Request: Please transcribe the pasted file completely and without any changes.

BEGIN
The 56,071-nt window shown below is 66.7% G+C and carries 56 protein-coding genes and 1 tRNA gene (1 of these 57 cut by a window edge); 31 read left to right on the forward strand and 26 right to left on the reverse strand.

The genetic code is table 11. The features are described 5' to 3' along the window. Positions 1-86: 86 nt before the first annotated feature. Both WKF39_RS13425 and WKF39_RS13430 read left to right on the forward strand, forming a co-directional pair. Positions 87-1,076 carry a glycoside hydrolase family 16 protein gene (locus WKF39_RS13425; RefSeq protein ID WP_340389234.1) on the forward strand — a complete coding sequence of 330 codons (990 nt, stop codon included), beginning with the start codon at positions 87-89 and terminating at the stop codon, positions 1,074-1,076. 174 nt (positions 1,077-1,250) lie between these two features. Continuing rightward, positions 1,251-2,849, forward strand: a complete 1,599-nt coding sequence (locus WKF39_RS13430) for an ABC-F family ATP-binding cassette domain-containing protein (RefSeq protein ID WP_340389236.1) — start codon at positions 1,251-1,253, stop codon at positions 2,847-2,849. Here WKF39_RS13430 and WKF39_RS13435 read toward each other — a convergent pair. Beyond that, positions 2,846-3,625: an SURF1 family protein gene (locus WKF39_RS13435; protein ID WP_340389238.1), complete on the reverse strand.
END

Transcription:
The 56,071-nt window shown below is 66.7% G+C and carries 56 protein-coding genes and 1 tRNA gene (1 of these 57 cut by a window edge); 31 read left to right on the forward strand and 26 right to left on the reverse strand.

The genetic code is table 11. The features are described 5' to 3' along the window. Positions 1-86: 86 nt before the first annotated feature. Both WKF39_RS13425 and WKF39_RS13430 read left to right on the forward strand, forming a co-directional pair. Positions 87-1,076 carry a glycoside hydrolase family 16 protein gene (locus WKF39_RS13425; RefSeq protein ID WP_340389234.1) on the forward strand — a complete coding sequence of 330 codons (990 nt, stop codon included), beginning with the start codon at positions 87-89 and terminating at the stop codon, positions 1,074-1,076. 174 nt (positions 1,077-1,250) lie between these two features. Continuing rightward, positions 1,251-2,849, forward strand: a complete 1,599-nt coding sequence (locus WKF39_RS13430) for an ABC-F family ATP-binding cassette domain-containing protein (RefSeq protein ID WP_340389236.1) — start codon at positions 1,251-1,253, stop codon at positions 2,847-2,849. Here WKF39_RS13430 and WKF39_RS13435 read toward each other — a convergent pair. Beyond that, positions 2,846-3,625: an SURF1 family protein gene (locus WKF39_RS13435; protein ID WP_340389238.1), complete on the reverse strand.